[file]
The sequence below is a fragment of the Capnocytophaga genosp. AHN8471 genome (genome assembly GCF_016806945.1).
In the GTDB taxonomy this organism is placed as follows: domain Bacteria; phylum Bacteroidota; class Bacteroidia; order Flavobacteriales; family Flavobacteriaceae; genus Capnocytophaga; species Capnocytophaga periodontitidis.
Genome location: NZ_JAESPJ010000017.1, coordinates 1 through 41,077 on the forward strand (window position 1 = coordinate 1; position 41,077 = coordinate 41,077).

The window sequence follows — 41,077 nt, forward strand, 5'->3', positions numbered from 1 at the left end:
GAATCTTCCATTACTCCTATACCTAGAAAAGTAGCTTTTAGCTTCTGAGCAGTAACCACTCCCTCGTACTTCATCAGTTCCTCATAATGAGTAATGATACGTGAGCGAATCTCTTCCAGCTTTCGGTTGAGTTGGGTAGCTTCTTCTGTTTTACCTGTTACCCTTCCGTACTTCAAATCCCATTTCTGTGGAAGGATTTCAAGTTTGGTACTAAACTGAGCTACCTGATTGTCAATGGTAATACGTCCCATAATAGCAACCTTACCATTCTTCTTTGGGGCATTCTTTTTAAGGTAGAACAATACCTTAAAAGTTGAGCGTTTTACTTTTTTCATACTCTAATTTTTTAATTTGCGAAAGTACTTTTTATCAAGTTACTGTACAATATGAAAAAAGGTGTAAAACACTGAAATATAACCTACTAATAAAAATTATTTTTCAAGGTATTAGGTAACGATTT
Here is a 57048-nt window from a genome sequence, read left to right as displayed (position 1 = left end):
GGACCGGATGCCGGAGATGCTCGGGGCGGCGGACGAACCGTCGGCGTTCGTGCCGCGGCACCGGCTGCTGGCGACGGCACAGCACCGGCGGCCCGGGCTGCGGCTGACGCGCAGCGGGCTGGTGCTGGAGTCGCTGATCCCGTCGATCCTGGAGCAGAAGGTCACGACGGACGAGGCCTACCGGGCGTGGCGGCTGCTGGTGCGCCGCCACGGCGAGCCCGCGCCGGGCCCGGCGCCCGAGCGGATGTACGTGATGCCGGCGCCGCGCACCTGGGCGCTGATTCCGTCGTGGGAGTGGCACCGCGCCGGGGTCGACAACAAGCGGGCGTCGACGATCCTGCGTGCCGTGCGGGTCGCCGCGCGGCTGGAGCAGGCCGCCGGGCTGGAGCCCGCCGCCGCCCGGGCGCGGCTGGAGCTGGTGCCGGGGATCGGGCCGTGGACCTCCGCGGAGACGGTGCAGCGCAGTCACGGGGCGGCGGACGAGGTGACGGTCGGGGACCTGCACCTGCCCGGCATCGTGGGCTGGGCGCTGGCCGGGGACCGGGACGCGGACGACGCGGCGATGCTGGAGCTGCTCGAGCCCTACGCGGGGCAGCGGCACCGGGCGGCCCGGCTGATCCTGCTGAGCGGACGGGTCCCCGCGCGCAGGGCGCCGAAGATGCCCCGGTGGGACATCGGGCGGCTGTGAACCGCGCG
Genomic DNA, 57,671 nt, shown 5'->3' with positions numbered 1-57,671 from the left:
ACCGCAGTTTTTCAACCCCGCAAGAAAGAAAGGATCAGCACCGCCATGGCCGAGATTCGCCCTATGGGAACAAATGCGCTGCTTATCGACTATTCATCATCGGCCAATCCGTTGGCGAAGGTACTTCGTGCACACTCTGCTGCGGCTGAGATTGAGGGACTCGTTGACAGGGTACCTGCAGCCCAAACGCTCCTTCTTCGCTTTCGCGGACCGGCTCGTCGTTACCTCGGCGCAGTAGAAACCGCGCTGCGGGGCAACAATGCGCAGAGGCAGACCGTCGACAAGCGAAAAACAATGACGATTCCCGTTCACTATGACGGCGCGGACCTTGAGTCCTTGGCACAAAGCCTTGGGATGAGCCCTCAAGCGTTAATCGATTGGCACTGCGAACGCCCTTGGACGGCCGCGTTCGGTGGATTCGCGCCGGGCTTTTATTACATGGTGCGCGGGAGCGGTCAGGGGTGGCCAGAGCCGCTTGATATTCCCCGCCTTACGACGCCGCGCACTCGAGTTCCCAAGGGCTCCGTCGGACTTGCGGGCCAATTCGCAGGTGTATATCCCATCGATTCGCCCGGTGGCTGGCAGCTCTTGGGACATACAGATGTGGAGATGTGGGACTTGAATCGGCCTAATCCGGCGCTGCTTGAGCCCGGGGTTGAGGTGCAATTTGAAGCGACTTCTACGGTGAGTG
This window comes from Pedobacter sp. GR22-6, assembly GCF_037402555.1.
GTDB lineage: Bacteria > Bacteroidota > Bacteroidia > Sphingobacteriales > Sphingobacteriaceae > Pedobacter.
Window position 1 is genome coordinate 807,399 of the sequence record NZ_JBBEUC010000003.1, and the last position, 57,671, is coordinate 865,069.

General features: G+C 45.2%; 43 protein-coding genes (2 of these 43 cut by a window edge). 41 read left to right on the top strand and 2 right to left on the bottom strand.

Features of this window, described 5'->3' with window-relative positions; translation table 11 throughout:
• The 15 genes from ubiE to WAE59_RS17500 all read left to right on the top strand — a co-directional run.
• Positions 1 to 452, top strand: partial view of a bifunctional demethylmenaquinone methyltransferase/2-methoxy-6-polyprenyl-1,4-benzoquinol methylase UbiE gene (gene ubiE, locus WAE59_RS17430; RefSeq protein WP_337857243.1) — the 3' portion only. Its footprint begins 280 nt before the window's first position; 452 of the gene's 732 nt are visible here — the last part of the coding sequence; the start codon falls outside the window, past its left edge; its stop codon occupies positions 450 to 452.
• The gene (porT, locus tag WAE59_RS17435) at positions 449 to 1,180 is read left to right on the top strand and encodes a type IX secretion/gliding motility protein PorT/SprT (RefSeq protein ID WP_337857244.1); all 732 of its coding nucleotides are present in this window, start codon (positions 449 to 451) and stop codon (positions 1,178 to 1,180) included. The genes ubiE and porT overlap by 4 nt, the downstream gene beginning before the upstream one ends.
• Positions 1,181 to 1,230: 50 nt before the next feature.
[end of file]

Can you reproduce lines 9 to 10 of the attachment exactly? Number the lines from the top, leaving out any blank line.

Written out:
ACCGCAGTTTTTCAACCCCGCAAGAAAGAAAGGATCAGCACCGCCATGGCCGAGATTCGCCCTATGGGAACAAATGCGCTGCTTATCGACTATTCATCATCGGCCAATCCGTTGGCGAAGGTACTTCGTGCACACTCTGCTGCGGCTGAGATTGAGGGACTCGTTGACAGGGTACCTGCAGCCCAAACGCTCCTTCTTCGCTTTCGCGGACCGGCTCGTCGTTACCTCGGCGCAGTAGAAACCGCGCTGCGGGGCAACAATGCGCAGAGGCAGACCGTCGACAAGCGAAAAACAATGACGATTCCCGTTCACTATGACGGCGCGGACCTTGAGTCCTTGGCACAAAGCCTTGGGATGAGCCCTCAAGCGTTAATCGATTGGCACTGCGAACGCCCTTGGACGGCCGCGTTCGGTGGATTCGCGCCGGGCTTTTATTACATGGTGCGCGGGAGCGGTCAGGGGTGGCCAGAGCCGCTTGATATTCCCCGCCTTACGACGCCGCGCACTCGAGTTCCCAAGGGCTCCGTCGGACTTGCGGGCCAATTCGCAGGTGTATATCCCATCGATTCGCCCGGTGGCTGGCAGCTCTTGGGACATACAGATGTGGAGATGTGGGACTTGAATCGGCCTAATCCGGCGCTGCTTGAGCCCGGGGTTGAGGTGCAATTTGAAGCGACTTCTACGGTGAGTG
This window comes from Pedobacter sp. GR22-6, assembly GCF_037402555.1.